Yvonne, dialogue seems to be the one place we agree it's all right. And, yeah, Pub Rants rocks. :)

    Hi, Amy. Your writing is so exquisite that I can't imagine anything of yours being done in a big, bad way. :)

    Nisa, I think you're right. Timing and circumstance are everything.

    Shannon, You are welcome. :)

    Hi, Crystal. I think we're all very fond of the brooding, tormented (very hot) male love interest. :)

    Hi, Anne. Hee! Heaving bosoms. :) That just cracks me up. It's such an iconic image. But you're right. All genres demand certain conventions.

    Hi, Tamara. Yes, indeed. It is impressive when you've coined a new, hip phrase. It shows off your wicked awesome skillz. :)

    Hi, Sarah A. Have I told you what a great name you have? And that's not a cliché. :)

  12. I try my best not to use them but they do creep in, especially in first drafts! I think cliches have the most impact when you flip them around or use them in unexpected scenarios.

  13. omg i saw that on kristin's site too!! so funny!! it really makes you realize that cliches are traps we always fall into. sometimes they work. mostly they don't. i guess it's about execution.

    thanks so much for sharing!!

  14. Oh, that is absolutely hilarious! I will shamelessly admit that I fall for this stuff 99.9% of the time and have probably written it too, although I try not to. I've written lots of "seemingly plain girl whom all the guys secretly lust for", although that wasn't in the trailer.

    Hmmm...wonder what part of my mind that comes from.

    I'm going to point out a movie that, for me, went against what I expected as cliche--Up in the Air. It didn't go where I thought it would; the twist was in character, though. And I appreciated it.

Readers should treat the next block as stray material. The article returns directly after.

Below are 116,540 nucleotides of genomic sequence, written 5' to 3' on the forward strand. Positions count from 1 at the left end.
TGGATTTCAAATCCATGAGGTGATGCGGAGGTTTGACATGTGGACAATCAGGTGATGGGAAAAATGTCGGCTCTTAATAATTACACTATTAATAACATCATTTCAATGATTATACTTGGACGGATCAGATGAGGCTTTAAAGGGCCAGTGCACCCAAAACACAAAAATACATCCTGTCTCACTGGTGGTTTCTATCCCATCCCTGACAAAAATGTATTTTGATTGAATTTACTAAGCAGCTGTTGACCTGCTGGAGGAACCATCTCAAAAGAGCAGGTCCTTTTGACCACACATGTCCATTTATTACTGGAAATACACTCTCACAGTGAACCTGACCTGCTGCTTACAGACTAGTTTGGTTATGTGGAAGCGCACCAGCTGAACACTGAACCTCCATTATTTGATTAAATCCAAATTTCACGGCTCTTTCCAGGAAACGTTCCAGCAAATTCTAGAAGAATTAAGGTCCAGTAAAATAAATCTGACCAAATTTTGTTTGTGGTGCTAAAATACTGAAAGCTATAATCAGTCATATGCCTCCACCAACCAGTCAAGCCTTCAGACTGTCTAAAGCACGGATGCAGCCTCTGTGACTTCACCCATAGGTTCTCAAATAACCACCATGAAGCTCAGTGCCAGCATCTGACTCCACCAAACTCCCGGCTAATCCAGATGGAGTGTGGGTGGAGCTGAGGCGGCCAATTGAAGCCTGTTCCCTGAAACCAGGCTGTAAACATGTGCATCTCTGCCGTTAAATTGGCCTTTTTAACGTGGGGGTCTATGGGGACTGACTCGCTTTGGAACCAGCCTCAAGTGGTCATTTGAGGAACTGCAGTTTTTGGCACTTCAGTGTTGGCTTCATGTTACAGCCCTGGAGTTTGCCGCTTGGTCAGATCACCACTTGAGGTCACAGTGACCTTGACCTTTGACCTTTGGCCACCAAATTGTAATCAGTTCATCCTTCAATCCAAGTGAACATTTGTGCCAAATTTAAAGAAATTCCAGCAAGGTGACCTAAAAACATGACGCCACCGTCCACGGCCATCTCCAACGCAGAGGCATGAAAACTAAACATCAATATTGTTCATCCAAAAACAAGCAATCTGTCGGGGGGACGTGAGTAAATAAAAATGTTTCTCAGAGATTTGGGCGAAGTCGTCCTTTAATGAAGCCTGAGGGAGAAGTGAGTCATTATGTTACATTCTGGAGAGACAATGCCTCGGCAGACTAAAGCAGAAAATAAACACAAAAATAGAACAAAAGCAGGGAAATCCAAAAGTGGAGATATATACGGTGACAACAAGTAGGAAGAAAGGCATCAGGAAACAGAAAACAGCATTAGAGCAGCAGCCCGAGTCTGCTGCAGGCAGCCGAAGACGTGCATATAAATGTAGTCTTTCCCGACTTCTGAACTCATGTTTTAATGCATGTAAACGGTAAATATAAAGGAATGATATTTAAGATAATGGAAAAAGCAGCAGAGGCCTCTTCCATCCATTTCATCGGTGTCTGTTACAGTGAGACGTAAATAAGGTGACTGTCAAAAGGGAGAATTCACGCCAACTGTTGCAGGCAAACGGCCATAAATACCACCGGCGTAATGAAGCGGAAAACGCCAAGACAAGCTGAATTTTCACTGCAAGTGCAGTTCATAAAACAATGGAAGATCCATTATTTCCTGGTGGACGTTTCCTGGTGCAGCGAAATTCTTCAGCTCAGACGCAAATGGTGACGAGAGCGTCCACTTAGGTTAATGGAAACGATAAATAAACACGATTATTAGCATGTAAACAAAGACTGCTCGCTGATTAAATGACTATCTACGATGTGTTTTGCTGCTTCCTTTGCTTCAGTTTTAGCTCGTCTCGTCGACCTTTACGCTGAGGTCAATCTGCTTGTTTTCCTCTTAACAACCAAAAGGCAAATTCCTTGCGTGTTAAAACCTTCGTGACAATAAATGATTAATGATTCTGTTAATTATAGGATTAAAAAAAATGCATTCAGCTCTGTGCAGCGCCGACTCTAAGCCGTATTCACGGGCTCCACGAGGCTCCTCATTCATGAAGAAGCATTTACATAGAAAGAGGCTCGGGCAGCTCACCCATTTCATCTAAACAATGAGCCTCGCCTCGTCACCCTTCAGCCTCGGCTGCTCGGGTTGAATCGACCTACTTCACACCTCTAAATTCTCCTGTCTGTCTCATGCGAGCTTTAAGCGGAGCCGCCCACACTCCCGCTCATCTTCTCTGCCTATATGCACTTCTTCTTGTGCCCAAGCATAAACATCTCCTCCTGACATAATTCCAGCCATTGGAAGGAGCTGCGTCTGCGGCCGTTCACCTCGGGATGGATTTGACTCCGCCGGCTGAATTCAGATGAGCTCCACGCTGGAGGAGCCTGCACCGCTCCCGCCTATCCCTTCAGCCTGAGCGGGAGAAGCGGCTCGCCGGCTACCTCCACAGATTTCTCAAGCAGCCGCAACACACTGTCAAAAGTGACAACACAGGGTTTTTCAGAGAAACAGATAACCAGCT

Excellent post and worth remembering every single time I want to use one of these cliches.

  15. I saw this on another blog. I thought it was great. It's sort of like: Use this type of line here. Ya, there are some formulas, especially in screen plays and mysteries. Know'em, use'em, and break the rules.

  16. My writing professors would circle every single cliche in every piece I submitted for grading - even if I was reasonably certain I hadn't used a cliche. That experience has kind of put me off using cliches but if I read them in something, it doesn't bother me. I'm just a little more diligent with my own work.

    Well, I try to be.

  17. Cliches are everywhere. Sometimes I find it hard to avoid them. The key is to use them in the right way and to use them sparingly-at least that's what I think. ; )

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  19. Hi, Talli. I think you're right. Flipping them around and playing off that makes them fresh.

    Hi, Tahereh. You're welcome. And you're right. Execution is key.

    Hi, Eva. I remember that you said you liked 'Up in the Air.' But I don't seem to remember you using to many clichés in your writing. :)

    Hi, Mary. Yep, be a rebel; break the rules. :)

    Hi, Elle. Writing professors are supposed to be hard. :)

    Hi, Kimberly. You're right. One person's cliché is another's well-loved phrase.

  20. I am a walking cliche.

    Happy St. Patty's Day!! (see?)

  21. Hee! Make sure you check out all the St. Paddy's Day entries for the Drunk at First Sight Blogfest tomorrow. :)